Steinbeck (especially in Tortilla Flat and Sweet Thursday) sometimes seems to me to have condescended to his “simple people” characters. His bemused tale of the Lopez sisters comes close to this, but is not discernible in the story of Tularecito and the gnomes. There is also often a misogynist panic in Steinbeck (especially in the stories in The Long Valley) when writing about women as anything other than madonnas or prostitutes. This makes the story of the teacher Molly Morgan exceptional in the Steinbeck oeuvre: a sympathetic, rounded female character who is neither a mother nor a prostitute. It is also the most technically complex of the stories in The Pastures of Heaven.

Other than the faux-jaunty prologue about a Spanish corporal discovering the valley chasing escaped Indians from the concentration camp that was the Carmel Mission, there are no weak stories in this collection.


The second half ot the introduction to the Penguin addition by James Nagel (who also supplied notes I consider superfluous) should have been an afterword, but I think that he is right that in this story cycle, inspired in part by Sherwood Anderson’s Winesburg, Ohio and by Stephen Crane’s Whilomville Stories, Steinbeck “discovered the central subject of his greatest work, the simple people of the Salinas Valley, struggling against the odds, against economic deprivation and the legacy of a past that threatens to overwhelm them [as in Faulkner’s fiction]…. Many of the themes of Pastures—the destructive potential of conformity, the dangers of self-delusion and false social values—he continued to explore throughout his career.” Steinbeck’s style, subject, and fundamental themes first became visible in The Pastures of Heaven.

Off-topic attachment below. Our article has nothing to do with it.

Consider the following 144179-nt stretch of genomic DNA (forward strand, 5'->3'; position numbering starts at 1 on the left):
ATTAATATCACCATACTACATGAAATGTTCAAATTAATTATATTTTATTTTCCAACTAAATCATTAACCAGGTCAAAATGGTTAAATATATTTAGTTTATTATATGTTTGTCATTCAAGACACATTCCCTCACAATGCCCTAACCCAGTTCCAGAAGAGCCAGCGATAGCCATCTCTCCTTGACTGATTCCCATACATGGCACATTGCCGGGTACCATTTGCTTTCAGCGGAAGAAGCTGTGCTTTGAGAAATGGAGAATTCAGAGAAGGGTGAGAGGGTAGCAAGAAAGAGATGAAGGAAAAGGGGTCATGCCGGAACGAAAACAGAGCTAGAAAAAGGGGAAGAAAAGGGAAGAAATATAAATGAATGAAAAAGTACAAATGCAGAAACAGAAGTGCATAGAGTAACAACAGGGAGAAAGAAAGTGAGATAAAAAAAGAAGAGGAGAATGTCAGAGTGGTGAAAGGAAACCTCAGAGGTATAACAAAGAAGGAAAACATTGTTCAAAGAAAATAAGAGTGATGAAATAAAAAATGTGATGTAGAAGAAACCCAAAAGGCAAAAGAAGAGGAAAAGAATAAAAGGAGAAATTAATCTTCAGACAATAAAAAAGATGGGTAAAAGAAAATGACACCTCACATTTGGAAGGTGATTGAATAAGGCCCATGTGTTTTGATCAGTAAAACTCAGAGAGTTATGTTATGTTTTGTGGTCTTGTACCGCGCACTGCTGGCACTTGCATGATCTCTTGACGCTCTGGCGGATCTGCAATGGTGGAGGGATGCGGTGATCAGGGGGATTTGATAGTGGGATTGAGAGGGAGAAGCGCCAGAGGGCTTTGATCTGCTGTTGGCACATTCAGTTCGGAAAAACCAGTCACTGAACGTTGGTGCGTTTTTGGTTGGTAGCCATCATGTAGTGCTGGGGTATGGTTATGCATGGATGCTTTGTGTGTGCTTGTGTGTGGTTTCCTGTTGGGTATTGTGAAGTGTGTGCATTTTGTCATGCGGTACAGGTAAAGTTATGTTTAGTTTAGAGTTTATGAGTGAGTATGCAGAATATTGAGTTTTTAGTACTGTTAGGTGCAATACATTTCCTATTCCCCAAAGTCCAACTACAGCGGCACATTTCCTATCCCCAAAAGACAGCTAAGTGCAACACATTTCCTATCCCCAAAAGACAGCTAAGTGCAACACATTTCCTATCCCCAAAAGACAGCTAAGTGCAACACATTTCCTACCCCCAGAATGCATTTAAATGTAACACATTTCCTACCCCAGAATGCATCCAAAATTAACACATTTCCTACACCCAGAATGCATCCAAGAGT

Although his books were once burned in Salinas, and the self-annointed newspaper of record in America published in what was then his home chose to publish a dismissal of his work on the day he received the Nobel Prize for Literature, Steinbeck’s work has endured with little encouragement from academia. All of his books of fiction are in print and his sometimes sentimental, sometimes brutal lyricism continues to draw “voluntary readers” (that is, those not assigned to read “classics” for courses). For anyone unfamiliar with Steinbeck’s themes and style, or anyone who finds his big books (The Grapes of Wrath, East of Eden) strained, The Pastures of Heaven is an excellent point of entry, better even than the short stories collected in The Long Valley (though the latter volume contains my favorite, “Leader of the People”).

This was part of an epinions writeoff for the Steinbeck centenary.

©2002, 2017, Stephen O. Murray